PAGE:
Wednesday 19 September 2018

Two Archbishops and the Dalai Lama

The Archbishop [of Canterbury]’s background is, rather unusually for a clergyman, in business, since he worked as an oil executive until the late 1980s. So it is unlikely that he is altogether unaware of these straightforward economic truths. Unfortunately, he has failed to grasp that inequality and poverty are reduced by markets, and that the real examples of exploitation and injustice that he notes are largely the products of attempts to subvert them, either by corporate distortions, government interventions, or discredited socialist economic plans.

He might take a lesson from the remaining Archbishop of Canterbury who was murdered, and whom I missed out from the earlier list. In 1381, Simon Sudbury was dragged out of the Tower of London and on nearby Tower Hill had his head hacked off by a mob. His offence was that he had approved of the introduction of more taxes.

Andrew McKie

[Cardinal] Wuerl’s defense is that he is not an evil man who looked the other way about the behavior of a known sexual predator, but merely an incompetent dolt. And Wuerl

seems to think that being guilty of gross incompetence should entitle him to keep his job. A responsible leader of good character would have walked away in disgrace the moment he learned of these scandals. Wuerl’s first public comment on the McCarrick story was to say, “I don’t think this is some massive, massive crisis.”

Jonathan V. Last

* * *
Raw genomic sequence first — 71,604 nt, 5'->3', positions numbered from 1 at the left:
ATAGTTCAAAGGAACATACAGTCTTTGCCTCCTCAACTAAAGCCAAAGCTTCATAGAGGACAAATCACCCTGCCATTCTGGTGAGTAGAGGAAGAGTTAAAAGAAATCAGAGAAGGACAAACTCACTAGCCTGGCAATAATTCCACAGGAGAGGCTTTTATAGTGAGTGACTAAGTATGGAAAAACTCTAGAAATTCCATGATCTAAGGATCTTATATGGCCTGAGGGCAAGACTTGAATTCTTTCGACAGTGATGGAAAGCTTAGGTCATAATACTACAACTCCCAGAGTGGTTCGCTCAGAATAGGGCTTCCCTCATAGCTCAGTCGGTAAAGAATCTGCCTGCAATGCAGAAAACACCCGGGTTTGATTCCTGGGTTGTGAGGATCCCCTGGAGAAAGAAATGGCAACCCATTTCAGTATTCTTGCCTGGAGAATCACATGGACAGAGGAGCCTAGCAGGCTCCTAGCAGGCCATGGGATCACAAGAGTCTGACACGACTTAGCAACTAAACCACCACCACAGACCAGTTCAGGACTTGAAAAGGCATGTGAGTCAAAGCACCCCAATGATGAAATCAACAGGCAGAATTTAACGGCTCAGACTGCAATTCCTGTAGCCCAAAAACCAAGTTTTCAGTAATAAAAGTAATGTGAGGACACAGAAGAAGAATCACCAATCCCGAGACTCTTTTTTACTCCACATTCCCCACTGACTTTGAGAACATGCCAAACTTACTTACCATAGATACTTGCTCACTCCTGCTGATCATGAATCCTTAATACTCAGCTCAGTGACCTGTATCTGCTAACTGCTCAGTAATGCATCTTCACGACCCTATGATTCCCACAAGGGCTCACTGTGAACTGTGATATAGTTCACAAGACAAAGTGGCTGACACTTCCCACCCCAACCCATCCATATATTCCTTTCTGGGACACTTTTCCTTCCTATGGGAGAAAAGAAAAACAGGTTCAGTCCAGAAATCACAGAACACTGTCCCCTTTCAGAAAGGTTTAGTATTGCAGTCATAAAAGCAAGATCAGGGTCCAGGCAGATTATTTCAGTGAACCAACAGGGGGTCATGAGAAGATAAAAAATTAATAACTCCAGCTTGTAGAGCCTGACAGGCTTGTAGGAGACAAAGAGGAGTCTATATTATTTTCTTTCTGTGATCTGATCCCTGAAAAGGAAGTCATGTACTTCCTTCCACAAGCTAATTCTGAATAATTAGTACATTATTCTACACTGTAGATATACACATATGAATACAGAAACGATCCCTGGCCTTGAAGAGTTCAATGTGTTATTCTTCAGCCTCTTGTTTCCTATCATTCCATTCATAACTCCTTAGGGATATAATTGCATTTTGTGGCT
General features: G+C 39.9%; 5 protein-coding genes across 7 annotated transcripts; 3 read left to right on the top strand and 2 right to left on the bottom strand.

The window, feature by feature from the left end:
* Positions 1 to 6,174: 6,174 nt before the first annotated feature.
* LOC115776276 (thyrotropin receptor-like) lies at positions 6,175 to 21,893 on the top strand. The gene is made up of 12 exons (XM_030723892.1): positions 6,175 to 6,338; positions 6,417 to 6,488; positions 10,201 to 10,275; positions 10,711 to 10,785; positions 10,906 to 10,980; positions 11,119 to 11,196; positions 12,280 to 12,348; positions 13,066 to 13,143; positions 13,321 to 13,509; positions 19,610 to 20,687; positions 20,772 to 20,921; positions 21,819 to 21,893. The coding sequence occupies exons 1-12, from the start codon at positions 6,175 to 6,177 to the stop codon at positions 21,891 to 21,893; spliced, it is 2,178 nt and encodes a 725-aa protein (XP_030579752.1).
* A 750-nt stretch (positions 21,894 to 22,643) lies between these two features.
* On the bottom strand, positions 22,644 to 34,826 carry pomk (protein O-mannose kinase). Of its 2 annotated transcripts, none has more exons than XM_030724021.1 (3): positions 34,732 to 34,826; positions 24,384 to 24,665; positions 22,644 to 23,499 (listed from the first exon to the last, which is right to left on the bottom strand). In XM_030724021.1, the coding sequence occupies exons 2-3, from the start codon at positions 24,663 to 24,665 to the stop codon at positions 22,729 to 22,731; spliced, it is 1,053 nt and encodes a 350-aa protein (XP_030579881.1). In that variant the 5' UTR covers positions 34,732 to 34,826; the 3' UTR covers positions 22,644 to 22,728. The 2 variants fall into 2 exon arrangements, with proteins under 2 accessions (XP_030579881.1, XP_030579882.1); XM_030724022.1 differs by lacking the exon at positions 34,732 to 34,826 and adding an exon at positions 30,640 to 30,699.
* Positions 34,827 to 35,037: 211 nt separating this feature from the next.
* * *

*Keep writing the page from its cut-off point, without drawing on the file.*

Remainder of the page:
[The Dalai Lama's] comments came during a visit to Malmo, Sweden. In 2015, that country added an extra 2 per cent to its population through migration. So the question of how many people Europe should take in and when some limit might be reached is especially pertinent there. For his part the Dalai Lama advised his audience to “Receive them, help them, educate them. But ultimately they should develop their own country.” Worse was that the Nobel prize-winning Buddhist leader continued: “Europe belongs to the Europeans”.

As it happens, on this occasion I find myself broadly in agreement with the Dalai Lama, though wouldn’t have put things quite so bluntly. It is best that Europe does not become the home for everyone in the world who makes it here. Societies that are fundamentally altered without the consent of their peoples will be hard-pushed to remain orderly or harmonious. And it is by no means obvious that the best solution for the developing world is for their most talented and driven people to come to Europe and scratch out a living on the edges of our legal economy.

Of course polls show that most Europeans agree with the Dalai Lama. Yet few people are lucky enough to actually be the Dalai Lama. So the recognition grows that what is tolerated from one mouth will not be tolerated from another. And the question of who is allowed to speak basic truths in our societies ferments away.

Douglas Murray

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